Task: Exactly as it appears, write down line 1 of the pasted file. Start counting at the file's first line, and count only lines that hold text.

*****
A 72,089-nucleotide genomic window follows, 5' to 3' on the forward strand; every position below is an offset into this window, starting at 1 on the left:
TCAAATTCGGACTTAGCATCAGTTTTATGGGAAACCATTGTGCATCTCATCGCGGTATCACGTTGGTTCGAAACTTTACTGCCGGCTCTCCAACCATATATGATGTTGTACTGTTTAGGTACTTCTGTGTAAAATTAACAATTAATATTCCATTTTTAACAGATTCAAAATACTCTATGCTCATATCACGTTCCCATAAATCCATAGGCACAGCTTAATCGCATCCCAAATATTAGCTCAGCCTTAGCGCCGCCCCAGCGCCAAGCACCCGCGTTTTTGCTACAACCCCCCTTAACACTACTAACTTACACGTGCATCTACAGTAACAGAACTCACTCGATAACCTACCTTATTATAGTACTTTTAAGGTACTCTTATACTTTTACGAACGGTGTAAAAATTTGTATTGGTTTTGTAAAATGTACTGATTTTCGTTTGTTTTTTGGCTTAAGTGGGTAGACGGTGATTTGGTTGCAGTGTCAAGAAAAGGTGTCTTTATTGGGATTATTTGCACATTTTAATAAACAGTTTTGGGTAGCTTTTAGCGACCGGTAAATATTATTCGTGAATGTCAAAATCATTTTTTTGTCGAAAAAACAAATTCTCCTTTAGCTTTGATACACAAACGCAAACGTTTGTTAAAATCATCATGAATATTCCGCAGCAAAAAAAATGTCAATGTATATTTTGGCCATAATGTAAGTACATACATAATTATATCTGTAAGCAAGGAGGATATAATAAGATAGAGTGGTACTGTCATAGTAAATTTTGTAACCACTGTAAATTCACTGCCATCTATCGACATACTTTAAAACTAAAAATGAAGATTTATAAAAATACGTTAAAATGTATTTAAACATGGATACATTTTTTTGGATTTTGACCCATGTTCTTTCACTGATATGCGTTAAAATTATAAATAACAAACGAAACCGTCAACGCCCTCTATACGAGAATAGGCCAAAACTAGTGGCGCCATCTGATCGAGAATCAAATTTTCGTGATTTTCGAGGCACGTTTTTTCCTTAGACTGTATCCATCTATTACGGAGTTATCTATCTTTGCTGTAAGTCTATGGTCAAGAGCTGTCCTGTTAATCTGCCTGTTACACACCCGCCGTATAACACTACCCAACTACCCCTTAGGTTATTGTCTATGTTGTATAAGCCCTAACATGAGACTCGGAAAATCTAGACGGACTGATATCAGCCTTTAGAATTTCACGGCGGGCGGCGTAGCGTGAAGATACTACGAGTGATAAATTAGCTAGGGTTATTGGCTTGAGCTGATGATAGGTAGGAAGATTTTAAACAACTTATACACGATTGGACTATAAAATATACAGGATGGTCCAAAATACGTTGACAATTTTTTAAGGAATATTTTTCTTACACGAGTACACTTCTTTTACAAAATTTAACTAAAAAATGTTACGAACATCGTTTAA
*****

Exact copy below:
A 72,089-nucleotide genomic window follows, 5' to 3' on the forward strand; every position below is an offset into this window, starting at 1 on the left: